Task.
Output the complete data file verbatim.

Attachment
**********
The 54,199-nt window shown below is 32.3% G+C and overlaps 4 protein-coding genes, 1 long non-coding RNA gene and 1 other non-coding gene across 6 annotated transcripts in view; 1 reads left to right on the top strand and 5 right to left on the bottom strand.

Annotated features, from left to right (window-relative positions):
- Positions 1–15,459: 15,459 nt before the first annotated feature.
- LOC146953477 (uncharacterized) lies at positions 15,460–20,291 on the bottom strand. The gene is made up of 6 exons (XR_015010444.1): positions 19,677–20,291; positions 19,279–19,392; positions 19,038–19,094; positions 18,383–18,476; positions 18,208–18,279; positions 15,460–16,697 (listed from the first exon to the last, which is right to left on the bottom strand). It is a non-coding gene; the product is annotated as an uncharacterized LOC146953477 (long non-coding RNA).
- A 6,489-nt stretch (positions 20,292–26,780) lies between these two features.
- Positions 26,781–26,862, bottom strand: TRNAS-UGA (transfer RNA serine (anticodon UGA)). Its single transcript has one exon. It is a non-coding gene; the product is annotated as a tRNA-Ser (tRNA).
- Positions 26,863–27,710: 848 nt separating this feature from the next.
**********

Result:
The 54,199-nt window shown below is 32.3% G+C and overlaps 4 protein-coding genes, 1 long non-coding RNA gene and 1 other non-coding gene across 6 annotated transcripts in view; 1 reads left to right on the top strand and 5 right to left on the bottom strand.

Annotated features, from left to right (window-relative positions):
- Positions 1–15,459: 15,459 nt before the first annotated feature.
- LOC146953477 (uncharacterized) lies at positions 15,460–20,291 on the bottom strand. The gene is made up of 6 exons (XR_015010444.1): positions 19,677–20,291; positions 19,279–19,392; positions 19,038–19,094; positions 18,383–18,476; positions 18,208–18,279; positions 15,460–16,697 (listed from the first exon to the last, which is right to left on the bottom strand). It is a non-coding gene; the product is annotated as an uncharacterized LOC146953477 (long non-coding RNA).
- A 6,489-nt stretch (positions 20,292–26,780) lies between these two features.
- Positions 26,781–26,862, bottom strand: TRNAS-UGA (transfer RNA serine (anticodon UGA)). Its single transcript has one exon. It is a non-coding gene; the product is annotated as a tRNA-Ser (tRNA).
- Positions 26,863–27,710: 848 nt separating this feature from the next.